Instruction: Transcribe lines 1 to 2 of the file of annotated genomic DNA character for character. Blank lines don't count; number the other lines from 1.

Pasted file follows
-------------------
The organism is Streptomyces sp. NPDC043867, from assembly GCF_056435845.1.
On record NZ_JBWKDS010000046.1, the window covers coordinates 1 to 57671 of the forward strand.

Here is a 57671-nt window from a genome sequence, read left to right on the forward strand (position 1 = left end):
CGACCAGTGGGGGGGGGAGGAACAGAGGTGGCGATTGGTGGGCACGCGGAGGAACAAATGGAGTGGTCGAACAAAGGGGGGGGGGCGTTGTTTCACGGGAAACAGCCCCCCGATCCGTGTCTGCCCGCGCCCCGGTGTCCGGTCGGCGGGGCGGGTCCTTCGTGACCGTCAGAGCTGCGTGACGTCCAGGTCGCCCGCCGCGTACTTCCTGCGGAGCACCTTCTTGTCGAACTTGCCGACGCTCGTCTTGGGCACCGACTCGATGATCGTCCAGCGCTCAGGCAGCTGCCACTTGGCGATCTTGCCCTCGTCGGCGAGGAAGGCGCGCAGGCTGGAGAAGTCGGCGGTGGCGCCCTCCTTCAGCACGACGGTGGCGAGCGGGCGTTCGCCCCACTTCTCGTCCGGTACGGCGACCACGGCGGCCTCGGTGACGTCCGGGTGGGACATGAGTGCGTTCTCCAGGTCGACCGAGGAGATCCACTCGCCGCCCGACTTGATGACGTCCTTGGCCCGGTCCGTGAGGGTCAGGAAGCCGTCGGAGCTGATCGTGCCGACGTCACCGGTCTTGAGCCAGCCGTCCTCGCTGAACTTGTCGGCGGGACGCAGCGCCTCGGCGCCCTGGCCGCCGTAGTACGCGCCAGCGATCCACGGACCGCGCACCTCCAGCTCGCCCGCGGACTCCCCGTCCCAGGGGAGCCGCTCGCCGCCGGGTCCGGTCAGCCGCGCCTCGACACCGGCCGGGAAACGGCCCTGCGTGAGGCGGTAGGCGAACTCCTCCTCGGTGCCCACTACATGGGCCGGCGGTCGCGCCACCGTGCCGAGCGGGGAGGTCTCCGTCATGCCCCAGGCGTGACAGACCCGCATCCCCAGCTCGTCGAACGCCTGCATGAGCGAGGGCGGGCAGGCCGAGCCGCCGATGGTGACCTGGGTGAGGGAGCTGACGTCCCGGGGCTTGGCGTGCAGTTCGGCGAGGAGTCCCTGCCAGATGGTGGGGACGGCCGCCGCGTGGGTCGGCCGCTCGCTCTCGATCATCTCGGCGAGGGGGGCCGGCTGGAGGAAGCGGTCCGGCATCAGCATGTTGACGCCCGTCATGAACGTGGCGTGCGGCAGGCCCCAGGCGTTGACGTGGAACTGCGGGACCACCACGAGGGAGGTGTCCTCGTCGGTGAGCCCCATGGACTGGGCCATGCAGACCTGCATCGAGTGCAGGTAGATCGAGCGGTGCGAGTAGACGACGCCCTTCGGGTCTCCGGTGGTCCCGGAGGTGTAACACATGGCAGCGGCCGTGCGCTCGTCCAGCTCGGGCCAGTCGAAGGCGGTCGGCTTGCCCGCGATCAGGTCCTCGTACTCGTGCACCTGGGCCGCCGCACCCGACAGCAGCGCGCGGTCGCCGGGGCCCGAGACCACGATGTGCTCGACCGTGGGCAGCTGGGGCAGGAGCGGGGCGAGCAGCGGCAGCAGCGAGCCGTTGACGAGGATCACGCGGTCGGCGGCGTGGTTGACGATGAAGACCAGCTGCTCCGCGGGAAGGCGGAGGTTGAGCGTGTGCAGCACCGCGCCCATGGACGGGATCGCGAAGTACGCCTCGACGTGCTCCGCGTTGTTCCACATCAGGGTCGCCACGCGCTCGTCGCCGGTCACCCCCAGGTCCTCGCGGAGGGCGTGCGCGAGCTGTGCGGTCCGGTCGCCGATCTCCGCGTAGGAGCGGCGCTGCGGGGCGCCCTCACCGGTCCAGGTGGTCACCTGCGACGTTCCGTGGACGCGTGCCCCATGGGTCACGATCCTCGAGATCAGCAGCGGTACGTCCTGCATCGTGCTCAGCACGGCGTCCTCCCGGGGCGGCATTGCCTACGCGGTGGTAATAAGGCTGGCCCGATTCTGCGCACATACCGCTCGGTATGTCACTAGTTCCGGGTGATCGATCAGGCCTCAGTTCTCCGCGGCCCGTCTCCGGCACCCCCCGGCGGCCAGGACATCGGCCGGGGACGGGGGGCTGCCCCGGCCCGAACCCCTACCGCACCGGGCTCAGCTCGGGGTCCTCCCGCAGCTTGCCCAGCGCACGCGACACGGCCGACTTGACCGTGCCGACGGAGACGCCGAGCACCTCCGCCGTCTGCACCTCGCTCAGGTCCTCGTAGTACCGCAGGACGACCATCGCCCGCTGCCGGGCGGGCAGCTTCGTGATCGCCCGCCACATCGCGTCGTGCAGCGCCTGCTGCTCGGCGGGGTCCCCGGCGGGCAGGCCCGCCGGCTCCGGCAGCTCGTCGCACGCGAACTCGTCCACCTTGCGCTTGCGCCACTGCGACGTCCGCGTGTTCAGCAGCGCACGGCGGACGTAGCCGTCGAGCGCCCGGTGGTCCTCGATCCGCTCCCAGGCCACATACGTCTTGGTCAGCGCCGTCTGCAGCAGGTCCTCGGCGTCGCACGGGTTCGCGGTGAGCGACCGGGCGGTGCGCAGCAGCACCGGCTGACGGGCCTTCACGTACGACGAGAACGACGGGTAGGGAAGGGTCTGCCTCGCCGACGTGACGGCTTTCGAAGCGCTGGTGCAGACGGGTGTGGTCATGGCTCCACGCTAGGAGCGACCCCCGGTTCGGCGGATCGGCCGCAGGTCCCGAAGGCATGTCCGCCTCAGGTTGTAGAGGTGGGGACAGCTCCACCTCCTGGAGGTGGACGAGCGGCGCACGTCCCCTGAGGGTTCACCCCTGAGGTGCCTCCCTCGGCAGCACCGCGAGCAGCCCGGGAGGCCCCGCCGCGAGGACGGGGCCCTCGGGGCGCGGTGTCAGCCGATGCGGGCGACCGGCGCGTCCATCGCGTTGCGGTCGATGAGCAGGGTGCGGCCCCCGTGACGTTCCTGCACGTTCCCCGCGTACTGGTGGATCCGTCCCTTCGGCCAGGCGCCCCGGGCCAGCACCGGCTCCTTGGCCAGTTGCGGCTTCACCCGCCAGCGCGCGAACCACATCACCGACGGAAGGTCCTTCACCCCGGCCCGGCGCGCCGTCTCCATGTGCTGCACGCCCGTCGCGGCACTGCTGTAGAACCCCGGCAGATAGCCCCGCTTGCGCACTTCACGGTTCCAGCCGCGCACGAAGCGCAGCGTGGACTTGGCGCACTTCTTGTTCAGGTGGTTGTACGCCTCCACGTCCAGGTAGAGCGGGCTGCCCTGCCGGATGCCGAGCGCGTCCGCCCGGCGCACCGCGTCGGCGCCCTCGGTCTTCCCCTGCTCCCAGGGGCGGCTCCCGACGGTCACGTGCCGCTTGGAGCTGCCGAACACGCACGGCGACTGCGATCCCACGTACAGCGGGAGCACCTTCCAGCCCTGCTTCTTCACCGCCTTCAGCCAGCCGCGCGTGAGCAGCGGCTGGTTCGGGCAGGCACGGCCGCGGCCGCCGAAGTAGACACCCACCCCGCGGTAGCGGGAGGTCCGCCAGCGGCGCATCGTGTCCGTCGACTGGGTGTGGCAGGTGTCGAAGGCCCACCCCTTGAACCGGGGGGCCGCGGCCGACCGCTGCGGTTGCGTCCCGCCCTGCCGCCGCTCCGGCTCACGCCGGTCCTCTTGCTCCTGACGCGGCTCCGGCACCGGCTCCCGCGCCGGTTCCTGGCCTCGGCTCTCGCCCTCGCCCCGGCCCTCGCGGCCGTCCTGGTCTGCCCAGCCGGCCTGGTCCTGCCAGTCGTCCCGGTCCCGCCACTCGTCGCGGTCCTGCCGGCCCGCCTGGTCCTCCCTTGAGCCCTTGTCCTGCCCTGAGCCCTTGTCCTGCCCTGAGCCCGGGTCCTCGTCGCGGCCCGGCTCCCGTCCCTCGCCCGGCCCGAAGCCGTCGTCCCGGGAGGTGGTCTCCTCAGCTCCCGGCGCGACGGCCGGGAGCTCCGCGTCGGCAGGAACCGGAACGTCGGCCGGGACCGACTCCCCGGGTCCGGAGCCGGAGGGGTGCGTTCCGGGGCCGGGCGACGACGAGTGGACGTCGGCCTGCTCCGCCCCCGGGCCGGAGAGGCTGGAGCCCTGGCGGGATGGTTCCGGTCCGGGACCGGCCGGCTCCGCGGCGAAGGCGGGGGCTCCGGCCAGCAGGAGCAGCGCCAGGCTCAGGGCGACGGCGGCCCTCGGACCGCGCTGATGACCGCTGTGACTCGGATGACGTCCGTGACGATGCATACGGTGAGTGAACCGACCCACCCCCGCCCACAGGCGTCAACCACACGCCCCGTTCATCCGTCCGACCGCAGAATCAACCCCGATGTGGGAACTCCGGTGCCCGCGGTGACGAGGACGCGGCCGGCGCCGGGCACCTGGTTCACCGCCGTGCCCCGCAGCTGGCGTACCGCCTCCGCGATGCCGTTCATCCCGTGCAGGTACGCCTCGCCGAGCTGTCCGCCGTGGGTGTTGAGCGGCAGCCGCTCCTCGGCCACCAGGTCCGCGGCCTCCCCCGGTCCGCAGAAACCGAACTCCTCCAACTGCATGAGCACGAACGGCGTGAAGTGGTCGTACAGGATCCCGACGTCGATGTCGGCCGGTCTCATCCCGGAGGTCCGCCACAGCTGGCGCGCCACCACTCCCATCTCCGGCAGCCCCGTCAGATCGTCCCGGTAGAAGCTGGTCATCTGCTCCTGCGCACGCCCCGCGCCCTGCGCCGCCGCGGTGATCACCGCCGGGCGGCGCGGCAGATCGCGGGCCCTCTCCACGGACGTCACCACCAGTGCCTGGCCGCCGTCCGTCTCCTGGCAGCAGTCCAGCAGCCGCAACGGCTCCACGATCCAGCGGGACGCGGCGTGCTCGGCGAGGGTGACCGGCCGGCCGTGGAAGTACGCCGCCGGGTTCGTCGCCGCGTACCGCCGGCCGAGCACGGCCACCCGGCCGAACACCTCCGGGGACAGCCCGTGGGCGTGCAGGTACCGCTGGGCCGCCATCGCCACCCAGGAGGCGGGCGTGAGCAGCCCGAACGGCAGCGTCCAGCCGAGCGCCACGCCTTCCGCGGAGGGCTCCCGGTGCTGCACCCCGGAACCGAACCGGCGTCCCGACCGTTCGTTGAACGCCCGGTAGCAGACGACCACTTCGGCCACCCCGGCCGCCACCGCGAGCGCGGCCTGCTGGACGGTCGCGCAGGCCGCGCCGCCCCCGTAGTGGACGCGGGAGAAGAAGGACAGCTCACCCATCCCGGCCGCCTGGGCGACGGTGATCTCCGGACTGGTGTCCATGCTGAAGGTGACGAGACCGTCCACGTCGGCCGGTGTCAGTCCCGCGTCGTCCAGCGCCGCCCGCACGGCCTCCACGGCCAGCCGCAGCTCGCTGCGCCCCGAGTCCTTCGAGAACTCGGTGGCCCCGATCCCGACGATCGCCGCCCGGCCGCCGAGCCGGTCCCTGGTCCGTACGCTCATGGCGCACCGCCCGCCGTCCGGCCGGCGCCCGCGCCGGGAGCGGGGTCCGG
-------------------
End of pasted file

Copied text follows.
The organism is Streptomyces sp. NPDC043867, from assembly GCF_056435845.1.
On record NZ_JBWKDS010000046.1, the window covers coordinates 1 to 57671 of the forward strand.